Once autumn's nip hits the nighttime air, it's time to winterize your lawn. You might not see the full results of your winter lawn care until the spring, but these cold-weather steps lead to a healthier, greener, lusher lawn once the weather warms up again.
Choosing Winter Fertilizer
Every lawn benefits from a feeding of winter fertilizer made for grass, but this step is especially important if your lawn consists of cool-season grasses, which include fescue, bluegrass, and perennial rye grass. Because these turf varieties reach their prime in the cooler fall weather, they benefit the most from a good meal of winter fertilizer.
Winter lawn fertilizer is heavy on potassium, which strengthens the roots and helps the grass survive cold weather. A good winter lawn treatment keeps your turf strong and green through the fall, and ready to perk up again once spring arrives.
If you have a warm-season lawn—Bermuda grass, zoysia, and St. Augustine are the most common—the best season for a deep feeding is spring. These types of turf go dormant when frost hits, so they don't require a heavy winter fertilizer, but do benefit from a light feed of regular lawn fertilizer with slow-release nitrogen to keep things green and healthy for as long as possible over the winter.
When to Apply Winter Fertilizer
The best time to apply your winter lawn treatment depends on your type of grass. If you live in an area without winter frost, your warm-season lawn may well stay fairly green through the entire winter. Go ahead and apply your slow-release nitrogen feeding in early autumn.
If you live in a mild winter area that does receive some frost, your warm-season lawn probably goes brown and dormant. In that scenario, do not apply fertilizer later than September 1.
If you have a cool-season lawn, it's actually best to winterize your lawn with two separate feedings: one application of winter lawn fertilizer late summer/early fall and the second application during late fall, or whenever the leaves reach peak color in your area. But if you want to keep your lawn care simple, just apply the winter lawn feed once in late November or early December.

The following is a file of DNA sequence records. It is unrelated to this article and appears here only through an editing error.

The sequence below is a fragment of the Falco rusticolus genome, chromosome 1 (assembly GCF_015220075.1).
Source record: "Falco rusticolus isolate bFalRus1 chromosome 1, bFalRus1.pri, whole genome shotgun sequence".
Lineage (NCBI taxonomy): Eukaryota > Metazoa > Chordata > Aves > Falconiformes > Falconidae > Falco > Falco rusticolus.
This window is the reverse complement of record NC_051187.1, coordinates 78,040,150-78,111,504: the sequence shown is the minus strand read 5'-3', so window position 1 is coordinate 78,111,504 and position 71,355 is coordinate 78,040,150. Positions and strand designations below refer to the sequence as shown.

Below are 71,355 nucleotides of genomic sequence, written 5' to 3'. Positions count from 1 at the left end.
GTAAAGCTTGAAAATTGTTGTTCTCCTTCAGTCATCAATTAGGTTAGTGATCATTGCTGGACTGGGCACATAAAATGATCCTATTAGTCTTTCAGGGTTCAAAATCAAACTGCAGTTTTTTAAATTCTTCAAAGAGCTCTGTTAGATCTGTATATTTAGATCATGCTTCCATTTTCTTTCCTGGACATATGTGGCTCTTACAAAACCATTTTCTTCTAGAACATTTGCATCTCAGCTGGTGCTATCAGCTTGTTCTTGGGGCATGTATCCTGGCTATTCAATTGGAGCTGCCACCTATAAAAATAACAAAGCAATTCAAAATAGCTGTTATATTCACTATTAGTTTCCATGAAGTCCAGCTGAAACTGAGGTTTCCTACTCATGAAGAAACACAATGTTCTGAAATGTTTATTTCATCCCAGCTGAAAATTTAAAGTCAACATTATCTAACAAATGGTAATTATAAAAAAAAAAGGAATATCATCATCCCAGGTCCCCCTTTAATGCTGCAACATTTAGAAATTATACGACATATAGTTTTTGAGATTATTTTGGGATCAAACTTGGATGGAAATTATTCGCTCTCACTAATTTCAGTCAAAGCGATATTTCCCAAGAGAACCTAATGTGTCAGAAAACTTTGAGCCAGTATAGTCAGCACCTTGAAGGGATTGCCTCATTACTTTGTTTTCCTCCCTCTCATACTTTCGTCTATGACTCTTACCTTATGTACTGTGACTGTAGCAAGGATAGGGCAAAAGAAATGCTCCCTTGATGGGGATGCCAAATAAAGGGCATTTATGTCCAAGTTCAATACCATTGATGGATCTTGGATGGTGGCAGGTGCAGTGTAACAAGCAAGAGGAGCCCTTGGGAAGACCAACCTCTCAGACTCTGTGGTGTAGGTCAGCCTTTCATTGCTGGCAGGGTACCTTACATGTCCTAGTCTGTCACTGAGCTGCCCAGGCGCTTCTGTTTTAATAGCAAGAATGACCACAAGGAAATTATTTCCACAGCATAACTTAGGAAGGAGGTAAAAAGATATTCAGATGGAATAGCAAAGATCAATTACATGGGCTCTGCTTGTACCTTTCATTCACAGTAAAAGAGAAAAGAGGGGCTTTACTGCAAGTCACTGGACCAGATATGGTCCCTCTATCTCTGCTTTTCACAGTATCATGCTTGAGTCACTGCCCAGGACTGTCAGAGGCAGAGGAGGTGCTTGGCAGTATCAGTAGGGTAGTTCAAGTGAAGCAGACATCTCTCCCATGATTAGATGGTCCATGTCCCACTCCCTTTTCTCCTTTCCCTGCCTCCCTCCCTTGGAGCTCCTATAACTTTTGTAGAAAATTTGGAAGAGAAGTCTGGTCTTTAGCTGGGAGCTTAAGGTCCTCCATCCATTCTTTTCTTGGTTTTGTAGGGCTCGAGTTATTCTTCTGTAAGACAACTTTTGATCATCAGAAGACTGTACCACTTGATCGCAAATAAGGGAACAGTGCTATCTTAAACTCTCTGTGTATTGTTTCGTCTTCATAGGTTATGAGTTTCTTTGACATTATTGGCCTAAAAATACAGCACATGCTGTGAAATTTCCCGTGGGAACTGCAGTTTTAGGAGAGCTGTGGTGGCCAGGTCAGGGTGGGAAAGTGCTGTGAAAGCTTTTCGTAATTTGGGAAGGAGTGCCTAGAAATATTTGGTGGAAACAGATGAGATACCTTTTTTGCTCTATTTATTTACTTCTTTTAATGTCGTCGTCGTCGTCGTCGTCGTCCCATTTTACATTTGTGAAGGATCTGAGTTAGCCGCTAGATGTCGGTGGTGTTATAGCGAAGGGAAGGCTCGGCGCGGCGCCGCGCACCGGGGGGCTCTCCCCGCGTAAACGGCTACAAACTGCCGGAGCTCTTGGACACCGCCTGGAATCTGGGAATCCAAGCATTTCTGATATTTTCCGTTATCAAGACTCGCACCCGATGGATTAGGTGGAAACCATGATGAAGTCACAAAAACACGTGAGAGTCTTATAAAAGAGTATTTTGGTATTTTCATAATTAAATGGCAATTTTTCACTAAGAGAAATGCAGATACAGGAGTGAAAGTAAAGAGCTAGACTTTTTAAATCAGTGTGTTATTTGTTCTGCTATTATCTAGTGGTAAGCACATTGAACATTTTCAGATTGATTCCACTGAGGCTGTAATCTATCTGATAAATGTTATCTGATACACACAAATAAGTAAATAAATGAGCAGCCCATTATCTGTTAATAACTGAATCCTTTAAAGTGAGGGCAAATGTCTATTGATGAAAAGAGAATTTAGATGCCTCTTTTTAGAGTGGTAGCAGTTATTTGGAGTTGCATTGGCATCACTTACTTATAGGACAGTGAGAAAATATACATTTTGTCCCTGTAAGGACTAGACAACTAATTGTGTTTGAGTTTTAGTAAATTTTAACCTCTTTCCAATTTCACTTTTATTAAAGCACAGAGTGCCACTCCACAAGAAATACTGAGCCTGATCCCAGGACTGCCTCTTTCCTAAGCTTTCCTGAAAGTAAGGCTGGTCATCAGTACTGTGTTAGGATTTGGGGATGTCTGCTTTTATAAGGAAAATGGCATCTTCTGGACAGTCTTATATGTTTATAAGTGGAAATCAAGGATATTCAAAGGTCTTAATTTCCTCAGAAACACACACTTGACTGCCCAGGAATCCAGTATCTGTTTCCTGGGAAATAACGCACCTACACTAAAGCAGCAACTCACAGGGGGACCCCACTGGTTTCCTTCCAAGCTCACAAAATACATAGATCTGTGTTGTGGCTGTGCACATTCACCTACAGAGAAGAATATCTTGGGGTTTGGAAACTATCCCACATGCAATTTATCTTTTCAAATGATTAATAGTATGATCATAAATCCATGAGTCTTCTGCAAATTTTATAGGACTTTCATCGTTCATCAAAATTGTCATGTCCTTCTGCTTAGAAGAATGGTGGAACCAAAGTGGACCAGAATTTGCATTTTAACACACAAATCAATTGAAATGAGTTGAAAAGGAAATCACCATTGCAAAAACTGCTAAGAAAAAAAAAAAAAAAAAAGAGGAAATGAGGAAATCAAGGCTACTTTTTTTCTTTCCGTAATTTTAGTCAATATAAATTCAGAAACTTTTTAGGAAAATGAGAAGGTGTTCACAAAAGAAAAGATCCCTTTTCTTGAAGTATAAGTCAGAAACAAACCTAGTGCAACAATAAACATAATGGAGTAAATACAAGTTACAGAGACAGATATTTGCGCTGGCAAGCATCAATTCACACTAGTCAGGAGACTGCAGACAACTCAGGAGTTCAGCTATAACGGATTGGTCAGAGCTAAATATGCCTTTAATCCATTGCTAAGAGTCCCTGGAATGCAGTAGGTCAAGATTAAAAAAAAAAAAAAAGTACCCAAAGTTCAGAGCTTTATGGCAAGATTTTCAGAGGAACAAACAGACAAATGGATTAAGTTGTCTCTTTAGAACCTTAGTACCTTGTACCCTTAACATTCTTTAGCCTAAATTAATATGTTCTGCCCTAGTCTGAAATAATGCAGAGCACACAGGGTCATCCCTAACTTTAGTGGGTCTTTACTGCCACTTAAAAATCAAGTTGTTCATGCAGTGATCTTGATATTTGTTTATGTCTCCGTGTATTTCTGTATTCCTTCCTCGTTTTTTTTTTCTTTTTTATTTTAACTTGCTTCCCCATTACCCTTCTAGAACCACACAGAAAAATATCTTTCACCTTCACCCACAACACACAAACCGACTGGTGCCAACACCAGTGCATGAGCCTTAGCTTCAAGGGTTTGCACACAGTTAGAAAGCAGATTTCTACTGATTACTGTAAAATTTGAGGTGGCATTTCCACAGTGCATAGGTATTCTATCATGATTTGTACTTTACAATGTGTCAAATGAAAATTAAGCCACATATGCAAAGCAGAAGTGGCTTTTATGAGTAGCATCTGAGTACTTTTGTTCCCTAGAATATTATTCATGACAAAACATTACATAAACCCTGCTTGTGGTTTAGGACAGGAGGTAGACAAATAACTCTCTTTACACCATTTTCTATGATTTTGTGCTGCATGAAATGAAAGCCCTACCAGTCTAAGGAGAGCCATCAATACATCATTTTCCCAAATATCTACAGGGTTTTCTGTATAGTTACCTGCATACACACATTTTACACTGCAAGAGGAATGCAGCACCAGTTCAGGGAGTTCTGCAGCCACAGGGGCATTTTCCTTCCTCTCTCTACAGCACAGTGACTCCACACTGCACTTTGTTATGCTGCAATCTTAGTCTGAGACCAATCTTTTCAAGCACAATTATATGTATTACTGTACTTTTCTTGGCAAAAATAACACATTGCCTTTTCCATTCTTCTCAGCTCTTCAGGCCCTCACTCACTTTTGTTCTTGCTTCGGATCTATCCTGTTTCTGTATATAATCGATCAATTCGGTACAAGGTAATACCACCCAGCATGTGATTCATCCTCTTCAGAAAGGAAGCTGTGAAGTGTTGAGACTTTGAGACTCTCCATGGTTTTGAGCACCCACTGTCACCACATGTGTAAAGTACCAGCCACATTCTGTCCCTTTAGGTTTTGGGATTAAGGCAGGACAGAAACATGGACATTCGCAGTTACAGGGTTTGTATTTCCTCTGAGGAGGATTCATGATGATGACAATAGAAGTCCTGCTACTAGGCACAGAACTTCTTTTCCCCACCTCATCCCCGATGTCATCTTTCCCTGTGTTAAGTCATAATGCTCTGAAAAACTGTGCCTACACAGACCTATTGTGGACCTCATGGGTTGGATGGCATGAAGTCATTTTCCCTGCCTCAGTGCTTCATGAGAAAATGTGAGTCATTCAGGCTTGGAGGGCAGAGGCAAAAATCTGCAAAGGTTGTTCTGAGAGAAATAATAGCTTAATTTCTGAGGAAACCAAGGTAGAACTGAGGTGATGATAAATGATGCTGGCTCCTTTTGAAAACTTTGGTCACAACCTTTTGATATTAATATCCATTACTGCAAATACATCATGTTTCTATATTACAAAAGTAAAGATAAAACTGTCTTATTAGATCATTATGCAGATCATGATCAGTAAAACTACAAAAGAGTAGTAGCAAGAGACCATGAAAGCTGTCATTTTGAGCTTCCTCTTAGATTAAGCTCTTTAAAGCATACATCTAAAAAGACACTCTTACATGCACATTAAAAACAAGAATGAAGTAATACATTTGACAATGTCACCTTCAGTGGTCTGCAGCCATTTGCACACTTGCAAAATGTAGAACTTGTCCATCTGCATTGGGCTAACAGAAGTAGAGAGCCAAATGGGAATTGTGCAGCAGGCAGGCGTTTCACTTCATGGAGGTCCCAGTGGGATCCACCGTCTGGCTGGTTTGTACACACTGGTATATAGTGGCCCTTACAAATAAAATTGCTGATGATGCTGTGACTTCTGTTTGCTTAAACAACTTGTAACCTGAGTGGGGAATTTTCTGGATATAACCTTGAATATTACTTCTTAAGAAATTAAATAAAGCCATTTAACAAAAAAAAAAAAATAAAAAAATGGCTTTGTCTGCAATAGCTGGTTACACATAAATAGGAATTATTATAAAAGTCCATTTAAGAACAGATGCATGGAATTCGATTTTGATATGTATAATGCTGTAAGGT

General Winter Lawn Care
There are a few other winter lawn treatments that will pay off come spring.
- Aerating your grass lets water and nutrients reach the roots quickly and easily, and prevents the soil from becoming too hard and compacted. You can aerate a small lawn with aerating "shoes" or a manual push aerator. Larger stretches of grass call for renting a gas or large push aerator, however.
- If you have a warm-season lawn that goes dormant during the winter, and you want to keep things green, fall is the time to overseed with annual rye grass. This quick-sprouting, fast-growing annual grass adds color to your winter lawn, and then dies down with next year's heat.
- Overseeding is helpful for cool-season lawns as well, because once those grass seeds germinate in the spring, they will crowd out competing weed seeds. Do your cool-season overseeding in the early to late fall.
- Fall is also a great time to reseed any bare or patchy spots of grass.
- You'll also need to keep up with weeding during the fall and through the winter. While some weeds go dormant in cold weather, their seeds are usually waiting to germinate in the spring. Pull established weeds by hand, and apply pre-emergent herbicide to prevent spring weeds.
- Whether or not you need to water your lawn in the winter depends on where you live. If you're in a warm-winter area, your grass still needs to be watered, but you can cut back to once or twice per week, depending on the temperature, and turn the sprinklers off during rainy spells. Cold-winter gardeners should turn off the sprinkler system by the end of October, and flush out the hose and sprinkler system to prevent freeze damage.